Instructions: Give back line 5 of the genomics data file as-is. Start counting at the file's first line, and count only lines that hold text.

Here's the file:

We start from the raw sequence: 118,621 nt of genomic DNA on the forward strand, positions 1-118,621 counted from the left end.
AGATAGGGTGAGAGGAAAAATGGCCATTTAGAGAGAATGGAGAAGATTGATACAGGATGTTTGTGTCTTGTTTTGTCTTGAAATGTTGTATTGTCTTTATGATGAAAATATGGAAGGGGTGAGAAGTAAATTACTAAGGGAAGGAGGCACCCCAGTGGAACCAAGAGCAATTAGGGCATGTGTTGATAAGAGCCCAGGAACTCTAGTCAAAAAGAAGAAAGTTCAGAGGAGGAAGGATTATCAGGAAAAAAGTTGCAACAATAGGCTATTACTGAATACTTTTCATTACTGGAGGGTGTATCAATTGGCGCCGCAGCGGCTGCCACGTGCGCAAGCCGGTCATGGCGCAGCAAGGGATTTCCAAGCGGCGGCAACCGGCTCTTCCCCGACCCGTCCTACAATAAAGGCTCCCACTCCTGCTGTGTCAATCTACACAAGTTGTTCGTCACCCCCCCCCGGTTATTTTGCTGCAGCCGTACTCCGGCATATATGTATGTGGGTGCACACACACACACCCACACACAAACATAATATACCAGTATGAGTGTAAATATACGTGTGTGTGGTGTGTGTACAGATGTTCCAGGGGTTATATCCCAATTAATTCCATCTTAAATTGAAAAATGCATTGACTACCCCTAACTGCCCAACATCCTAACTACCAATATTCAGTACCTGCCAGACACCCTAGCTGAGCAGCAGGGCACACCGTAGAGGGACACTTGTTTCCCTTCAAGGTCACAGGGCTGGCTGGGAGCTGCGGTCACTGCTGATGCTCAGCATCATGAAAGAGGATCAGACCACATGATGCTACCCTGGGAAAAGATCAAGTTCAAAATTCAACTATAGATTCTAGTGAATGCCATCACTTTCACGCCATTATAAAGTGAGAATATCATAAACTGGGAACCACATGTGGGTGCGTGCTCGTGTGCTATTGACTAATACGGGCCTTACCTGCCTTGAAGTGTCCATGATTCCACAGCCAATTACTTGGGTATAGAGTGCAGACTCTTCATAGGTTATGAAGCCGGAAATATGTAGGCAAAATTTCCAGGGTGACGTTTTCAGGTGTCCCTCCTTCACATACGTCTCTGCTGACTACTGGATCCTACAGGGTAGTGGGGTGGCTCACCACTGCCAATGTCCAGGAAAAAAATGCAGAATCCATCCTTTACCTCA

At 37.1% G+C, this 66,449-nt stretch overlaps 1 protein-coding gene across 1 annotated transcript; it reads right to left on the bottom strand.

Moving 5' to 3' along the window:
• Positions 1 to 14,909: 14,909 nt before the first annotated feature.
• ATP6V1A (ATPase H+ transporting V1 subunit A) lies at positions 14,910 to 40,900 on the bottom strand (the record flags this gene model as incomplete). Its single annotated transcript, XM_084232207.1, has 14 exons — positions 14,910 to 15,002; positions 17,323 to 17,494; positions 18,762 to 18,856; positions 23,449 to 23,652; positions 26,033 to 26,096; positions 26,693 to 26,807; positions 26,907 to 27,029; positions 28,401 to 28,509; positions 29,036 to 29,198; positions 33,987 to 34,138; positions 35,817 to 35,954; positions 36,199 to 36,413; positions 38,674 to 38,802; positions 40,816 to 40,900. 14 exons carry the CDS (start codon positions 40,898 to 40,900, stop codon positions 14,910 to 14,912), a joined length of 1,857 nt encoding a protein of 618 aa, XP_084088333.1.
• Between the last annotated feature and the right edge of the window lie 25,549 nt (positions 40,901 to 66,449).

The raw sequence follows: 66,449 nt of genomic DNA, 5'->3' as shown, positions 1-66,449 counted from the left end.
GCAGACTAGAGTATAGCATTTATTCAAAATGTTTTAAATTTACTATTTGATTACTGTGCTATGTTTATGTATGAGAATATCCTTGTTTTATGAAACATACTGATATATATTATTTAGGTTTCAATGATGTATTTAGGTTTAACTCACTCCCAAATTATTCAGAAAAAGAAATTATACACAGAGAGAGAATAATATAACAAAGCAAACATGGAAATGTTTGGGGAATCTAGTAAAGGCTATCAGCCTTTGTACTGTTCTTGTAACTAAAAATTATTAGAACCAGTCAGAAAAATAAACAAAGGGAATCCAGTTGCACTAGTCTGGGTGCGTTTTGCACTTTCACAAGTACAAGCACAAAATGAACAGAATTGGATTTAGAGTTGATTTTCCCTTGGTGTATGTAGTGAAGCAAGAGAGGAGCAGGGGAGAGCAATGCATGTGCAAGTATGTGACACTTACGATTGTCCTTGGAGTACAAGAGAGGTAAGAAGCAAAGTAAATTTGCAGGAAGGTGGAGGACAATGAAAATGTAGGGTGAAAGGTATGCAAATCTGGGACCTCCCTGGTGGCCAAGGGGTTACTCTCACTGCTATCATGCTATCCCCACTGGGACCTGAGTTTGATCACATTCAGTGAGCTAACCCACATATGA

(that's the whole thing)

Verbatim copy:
• Positions 1 to 14,909: 14,909 nt before the first annotated feature.